A new Oxford study shows that corporal punishment is still common in countries where it is outlawed, and for the first time using data from low and middle-income countries, including India, it shows a link between smacking and poor school grades.
Researchers found that corporal punishment experienced by eight-year-old children is linked with lower mathematics scores when the same children reach the age of 12 as compared with their peers who did not report being hit.
The research based on surveys also reveals that boys and poorer children were the most likely to report being struck by their teachers. In India, the research was carried out in Andhra Pradesh and Telangana.
The Young Lives study of childhood poverty drew on surveys with 8,000 children in Ethiopia, India, Peru and Vietnam. In India, nearly eight out of 10 eight-year-old children interviewed by researchers said they had been hit in the last week. More than nine out of 10 eight-year-old Indian children said they had seen someone else being struck in school that week.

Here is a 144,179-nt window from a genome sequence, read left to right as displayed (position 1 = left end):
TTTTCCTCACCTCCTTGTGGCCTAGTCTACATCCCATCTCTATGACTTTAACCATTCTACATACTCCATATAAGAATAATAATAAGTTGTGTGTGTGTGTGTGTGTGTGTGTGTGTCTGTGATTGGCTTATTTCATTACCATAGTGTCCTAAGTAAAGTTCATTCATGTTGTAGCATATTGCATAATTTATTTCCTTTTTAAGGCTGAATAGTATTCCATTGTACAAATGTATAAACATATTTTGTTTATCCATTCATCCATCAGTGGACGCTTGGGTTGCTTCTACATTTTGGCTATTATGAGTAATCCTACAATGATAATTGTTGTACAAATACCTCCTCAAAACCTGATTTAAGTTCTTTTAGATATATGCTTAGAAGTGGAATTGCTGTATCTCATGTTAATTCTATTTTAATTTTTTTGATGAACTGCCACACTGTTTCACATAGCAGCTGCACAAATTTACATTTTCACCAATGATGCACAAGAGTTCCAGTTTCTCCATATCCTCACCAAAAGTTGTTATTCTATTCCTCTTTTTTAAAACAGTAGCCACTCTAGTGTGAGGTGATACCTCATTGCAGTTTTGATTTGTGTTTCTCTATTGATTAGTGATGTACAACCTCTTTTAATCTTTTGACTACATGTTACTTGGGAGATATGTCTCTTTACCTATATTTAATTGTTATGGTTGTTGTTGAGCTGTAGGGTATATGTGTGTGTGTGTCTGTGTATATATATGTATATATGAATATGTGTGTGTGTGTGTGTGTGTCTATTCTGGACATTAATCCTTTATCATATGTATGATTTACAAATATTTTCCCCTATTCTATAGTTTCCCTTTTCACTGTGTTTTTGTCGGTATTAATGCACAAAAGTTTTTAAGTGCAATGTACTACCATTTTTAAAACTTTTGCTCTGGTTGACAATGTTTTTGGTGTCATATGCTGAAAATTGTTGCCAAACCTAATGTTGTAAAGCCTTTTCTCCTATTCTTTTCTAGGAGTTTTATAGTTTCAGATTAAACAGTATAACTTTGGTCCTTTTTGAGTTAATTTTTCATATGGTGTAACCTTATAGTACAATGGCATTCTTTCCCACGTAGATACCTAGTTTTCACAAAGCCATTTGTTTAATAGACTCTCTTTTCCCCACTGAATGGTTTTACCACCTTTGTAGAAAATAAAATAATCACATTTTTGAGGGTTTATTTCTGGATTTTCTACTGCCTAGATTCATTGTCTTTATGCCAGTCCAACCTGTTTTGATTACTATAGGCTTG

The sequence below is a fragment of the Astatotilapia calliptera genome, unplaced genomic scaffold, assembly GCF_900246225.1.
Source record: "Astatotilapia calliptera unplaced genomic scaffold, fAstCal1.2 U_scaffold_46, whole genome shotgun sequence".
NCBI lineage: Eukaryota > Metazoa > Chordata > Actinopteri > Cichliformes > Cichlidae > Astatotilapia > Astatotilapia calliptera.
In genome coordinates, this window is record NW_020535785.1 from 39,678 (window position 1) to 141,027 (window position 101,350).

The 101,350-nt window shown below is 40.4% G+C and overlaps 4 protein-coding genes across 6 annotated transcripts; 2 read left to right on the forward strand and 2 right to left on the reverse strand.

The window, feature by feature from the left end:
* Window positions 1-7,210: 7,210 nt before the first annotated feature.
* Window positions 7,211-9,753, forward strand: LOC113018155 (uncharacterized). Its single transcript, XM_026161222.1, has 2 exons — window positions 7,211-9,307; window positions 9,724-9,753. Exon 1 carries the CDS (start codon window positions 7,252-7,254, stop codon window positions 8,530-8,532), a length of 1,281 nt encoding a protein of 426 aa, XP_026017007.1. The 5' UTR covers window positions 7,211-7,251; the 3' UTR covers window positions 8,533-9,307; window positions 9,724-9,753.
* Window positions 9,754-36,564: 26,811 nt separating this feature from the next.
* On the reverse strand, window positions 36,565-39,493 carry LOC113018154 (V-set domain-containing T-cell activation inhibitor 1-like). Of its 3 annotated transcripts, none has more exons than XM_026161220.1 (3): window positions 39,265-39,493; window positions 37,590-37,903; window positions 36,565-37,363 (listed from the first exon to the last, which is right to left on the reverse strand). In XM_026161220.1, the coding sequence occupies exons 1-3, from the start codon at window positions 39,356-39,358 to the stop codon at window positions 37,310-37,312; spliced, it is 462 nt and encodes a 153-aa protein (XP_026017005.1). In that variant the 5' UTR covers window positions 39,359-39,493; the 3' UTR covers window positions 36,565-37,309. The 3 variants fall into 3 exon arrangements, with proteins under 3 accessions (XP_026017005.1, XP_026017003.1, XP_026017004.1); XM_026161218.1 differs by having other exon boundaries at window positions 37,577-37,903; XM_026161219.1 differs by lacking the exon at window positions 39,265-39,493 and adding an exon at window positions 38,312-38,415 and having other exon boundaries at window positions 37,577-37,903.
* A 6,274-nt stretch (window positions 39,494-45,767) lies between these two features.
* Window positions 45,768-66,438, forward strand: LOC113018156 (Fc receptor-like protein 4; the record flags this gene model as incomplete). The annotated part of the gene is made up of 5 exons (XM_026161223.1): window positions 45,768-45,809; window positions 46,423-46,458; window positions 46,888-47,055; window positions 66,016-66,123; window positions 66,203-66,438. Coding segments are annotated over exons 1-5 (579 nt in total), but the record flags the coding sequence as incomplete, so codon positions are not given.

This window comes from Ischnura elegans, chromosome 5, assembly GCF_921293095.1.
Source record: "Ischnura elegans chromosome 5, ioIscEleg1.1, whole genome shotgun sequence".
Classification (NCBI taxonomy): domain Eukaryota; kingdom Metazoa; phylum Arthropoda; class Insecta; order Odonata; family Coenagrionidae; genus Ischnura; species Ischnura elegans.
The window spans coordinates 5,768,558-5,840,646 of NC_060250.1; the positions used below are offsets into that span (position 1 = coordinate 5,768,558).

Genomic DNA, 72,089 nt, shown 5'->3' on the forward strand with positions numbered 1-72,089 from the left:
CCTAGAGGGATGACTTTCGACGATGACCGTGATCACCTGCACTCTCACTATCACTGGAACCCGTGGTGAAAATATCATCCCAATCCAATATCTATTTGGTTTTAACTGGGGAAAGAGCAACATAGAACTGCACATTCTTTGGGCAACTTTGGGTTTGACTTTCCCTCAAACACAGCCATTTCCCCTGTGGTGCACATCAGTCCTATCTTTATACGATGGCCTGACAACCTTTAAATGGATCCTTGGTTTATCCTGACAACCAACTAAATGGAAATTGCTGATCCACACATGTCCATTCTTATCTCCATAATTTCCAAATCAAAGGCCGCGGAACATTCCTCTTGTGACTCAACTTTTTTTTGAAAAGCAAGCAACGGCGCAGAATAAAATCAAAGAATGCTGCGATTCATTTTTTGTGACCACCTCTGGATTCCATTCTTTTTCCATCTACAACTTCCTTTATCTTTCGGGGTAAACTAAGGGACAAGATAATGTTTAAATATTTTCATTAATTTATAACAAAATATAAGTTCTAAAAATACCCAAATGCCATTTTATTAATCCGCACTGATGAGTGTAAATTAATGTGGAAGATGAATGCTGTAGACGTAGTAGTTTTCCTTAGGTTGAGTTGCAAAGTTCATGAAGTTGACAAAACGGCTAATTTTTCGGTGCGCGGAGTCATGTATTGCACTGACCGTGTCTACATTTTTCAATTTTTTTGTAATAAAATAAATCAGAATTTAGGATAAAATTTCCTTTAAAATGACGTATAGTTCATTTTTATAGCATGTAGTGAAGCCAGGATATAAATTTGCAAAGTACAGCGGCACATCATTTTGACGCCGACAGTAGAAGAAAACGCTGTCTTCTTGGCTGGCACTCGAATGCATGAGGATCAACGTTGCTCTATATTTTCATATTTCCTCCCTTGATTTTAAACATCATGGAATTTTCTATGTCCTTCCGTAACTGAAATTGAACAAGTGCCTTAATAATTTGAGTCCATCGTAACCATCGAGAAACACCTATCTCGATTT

In India, Vietnam and Peru, researchers found that children who reported experiencing corporal punishment when they were eight were associated with lower maths scores even after controlling for a range of child and household characteristics and when comparing children in the same community.
Lead researcher Kirrily Pells said: “The Young Lives longitudinal data tracks the same children throughout their childhood. This way, we were able to identify links between earlier experiences of corporal punishment and academic performance later in school.”
“Previous studies have found negative consequences associated with corporal punishment, including students being absent and feeling scared and confused. What’s new is that our results suggest that corporal punishment has a lasting impact on children’s education,” Pells added.